Comments and crits most welcome!

Wallpapers (1920x1200):

Earth
Moon

Video (20 meg, 720p, 32 sec., I hope my host won’t be too slow…):

Movie - Earth to Moon

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(Squiggly_P) #7

That animation is so awesome. Induces vertigo on the way to the moon with the spinning and stuff… very nice. I got 2 crits for ya: The first is that the land masses on the earth are really really blue. Should be more green, me thinks, even taking atmosphere into account. Second crit: The shadow is moving across the earth as the camera goes around it… about 4 hours passes on earth in about 15-20 seconds of video. I imagine that took a while to render :stuck_out_tongue:

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(oolorin) #8

Thanks! So you did watch the animation, and every detail. I totally agree with you on the unrealistic details you noticed. On one hand, I tried to make the whole thing quite realistic, but on the other hand, I really had that kind of blue in my mind. It must be some memories of 90’s scicence-fiction films (remember Earth in Alien 4?). And you’re right about Earth spinning too fast, of course. Even if I can’t say I totally planned that (rotation speed), I feel quite happy about the gradual darkening effect at the night/day border, it makes the beginning more dramatic in a sense. But it also was the hardest part to light properly, so it is a way to show off “how nicely the shadows move”, even if video compression did not help in the end.

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(oolorin) #9

I thought maybe nobody click on text links, and the thread would be nicer with a few thumbnails… And I finally figured out how attachments work! :smiley: Larger versions a few posts above…



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(KevinW) #10

Wow those are nice clouds! (and I have been working at this a while).
What setting did you use for the cloud texture and how big is your map?


Kevin

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(oolorin) #11

Clouds have been a little tricky. I am not sure if I used the most straightforward way to do them. Actually there are:

  • one sphere for earth itself (sea, land)
  • one sphere, slightly larger, for ray-traced atmosphere
  • the same atmosphere sphere, on an other layer, for “buffer shadowed” atmosphere.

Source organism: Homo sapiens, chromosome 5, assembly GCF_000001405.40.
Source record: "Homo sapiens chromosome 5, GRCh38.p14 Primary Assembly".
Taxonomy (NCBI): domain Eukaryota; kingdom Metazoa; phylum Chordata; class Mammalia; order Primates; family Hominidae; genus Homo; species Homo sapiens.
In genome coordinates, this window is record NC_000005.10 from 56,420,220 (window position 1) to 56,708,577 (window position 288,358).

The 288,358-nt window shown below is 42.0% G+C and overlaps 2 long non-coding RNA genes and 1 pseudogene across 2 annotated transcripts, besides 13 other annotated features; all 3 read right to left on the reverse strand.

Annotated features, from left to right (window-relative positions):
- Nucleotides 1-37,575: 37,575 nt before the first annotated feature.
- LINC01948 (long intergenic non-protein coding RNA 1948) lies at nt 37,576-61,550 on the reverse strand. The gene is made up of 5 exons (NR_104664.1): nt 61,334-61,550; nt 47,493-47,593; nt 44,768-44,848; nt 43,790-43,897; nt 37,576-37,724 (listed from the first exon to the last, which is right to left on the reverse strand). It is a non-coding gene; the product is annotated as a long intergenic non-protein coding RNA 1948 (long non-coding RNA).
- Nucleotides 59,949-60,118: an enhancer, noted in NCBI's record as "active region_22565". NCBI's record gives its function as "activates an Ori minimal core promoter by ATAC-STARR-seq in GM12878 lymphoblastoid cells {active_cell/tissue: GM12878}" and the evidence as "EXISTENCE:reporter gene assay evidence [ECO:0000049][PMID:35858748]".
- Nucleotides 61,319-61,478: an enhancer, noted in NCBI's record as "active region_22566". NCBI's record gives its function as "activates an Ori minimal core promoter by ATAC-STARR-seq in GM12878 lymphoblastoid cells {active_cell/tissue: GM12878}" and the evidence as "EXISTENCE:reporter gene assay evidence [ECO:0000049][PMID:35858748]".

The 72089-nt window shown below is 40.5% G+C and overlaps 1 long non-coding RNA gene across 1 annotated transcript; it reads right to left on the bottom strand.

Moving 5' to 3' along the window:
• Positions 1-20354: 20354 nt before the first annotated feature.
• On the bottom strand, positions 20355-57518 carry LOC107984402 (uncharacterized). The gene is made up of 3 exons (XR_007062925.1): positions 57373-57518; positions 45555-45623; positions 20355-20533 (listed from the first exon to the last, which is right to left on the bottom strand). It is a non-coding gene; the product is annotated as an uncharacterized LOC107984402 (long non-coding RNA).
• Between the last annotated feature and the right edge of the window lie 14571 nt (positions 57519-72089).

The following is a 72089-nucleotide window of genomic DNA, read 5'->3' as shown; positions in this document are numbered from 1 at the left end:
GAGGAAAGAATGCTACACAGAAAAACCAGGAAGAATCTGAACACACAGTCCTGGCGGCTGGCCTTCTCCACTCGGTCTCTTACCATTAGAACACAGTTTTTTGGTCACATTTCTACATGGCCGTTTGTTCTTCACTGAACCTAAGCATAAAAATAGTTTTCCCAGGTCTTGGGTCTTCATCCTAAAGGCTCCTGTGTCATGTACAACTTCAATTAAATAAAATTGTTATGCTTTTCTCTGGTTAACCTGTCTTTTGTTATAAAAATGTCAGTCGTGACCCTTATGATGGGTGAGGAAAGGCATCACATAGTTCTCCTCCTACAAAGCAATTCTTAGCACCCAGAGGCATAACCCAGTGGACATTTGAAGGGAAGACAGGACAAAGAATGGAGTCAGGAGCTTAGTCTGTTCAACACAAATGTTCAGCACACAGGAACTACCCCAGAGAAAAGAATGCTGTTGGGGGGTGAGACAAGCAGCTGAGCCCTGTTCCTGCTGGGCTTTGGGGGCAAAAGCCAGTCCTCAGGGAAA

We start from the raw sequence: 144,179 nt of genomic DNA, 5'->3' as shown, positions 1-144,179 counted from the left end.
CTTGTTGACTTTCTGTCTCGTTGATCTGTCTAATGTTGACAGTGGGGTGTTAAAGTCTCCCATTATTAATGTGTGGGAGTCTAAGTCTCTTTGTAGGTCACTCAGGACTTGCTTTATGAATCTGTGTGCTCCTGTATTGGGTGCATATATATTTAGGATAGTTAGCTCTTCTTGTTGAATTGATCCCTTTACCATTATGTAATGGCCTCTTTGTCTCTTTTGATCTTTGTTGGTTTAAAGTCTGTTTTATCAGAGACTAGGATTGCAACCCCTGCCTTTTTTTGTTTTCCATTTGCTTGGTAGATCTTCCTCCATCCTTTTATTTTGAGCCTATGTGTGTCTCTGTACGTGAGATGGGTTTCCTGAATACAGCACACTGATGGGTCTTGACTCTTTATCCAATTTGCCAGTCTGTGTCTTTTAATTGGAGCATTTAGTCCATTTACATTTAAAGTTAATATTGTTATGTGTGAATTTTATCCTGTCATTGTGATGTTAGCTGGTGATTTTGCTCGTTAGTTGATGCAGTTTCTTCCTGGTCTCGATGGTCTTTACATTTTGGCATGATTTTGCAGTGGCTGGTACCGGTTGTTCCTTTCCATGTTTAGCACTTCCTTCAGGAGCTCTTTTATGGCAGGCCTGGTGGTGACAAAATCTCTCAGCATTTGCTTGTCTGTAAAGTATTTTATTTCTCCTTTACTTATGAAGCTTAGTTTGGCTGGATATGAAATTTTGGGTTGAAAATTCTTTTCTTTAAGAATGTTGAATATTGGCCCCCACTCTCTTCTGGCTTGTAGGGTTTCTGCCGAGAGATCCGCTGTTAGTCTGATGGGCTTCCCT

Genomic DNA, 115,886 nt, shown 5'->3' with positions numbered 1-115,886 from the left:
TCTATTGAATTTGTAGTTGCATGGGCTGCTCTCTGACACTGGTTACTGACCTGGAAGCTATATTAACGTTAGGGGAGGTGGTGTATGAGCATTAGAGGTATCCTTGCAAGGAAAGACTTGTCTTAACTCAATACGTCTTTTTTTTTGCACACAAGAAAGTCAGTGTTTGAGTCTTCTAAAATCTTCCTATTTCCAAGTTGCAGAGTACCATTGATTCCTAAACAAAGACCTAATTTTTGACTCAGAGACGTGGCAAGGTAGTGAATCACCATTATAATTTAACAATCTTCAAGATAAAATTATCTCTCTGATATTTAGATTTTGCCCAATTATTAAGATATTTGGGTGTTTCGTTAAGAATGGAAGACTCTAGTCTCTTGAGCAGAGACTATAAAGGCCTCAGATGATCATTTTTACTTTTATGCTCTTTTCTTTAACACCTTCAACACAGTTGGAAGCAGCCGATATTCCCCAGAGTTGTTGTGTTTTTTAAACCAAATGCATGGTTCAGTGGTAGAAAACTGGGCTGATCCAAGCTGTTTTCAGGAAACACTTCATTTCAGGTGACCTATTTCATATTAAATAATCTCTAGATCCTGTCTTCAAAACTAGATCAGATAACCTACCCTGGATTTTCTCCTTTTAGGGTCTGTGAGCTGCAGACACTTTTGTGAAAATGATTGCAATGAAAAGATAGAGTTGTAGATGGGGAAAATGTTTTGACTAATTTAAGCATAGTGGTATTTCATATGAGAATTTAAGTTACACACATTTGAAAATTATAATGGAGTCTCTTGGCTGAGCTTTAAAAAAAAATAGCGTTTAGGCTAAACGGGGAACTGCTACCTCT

I used two atmosphere spheres because I needed two effects at the same time which I did not manage to get with just one raytraced atmoshere : with that, the shadows on the land and sea were ok, but the frontier between night and day was a hard, solid line, very unrealistic. That’s why I used a second atmosphere sphere, on a separate layer, with a “buffer shadow” sun that provided the nice bump effect (layer button activated not to affect the first atmosphere sphere), lighting the high clouds at the night/day frontier, with exactly identical material settings (see the screen captures a few posts earlier for the atmospheric blue node setting).

The atmosphere and the land textures have the same resolution : 8192 x 4096. That’s all I managed to feed my computer with (MacBook Pro Core2Duo, 2Go RAM), even if I have a 16384 x 8192 land earth texture available! Maybe I should try at work, where I can use a quad-Xeon with 4Go RAM. :slight_smile:

The atmosphere texture is a PNG providing an alpha channel, which I duplicated and adapted for bump mapping (a little sharpening), set here at 2.48, but I guess it all depends on the mesh size…

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(NuArt) #12

great work so far! :yes:

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(oolorin) #13

I started (re)working on the spaceship, 'cause I was not too happy with the first one. This time, I wanted to make it with care, as I usually tend to skip some essential steps. I started from some sketches, to find general shapes and style.


Then I did some modelling. This is just the basic structure, on top of which I plan to add some details.


As I am only starting to learn UV mapping, I made some test on a small mesh, as it seems I’d rather be careful with mesh topology. Well… not in these tests, but I was kinda stuck on material choices, and did not know where I was going. Now I feel a little more comfortable, so it’s time for proper modelling! :smiley:


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(thelowlander) #14

reminds me of starwing… nice ship concept

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(iliketosayblah) #15

wow, you are showing good potential for spaceships! keep it up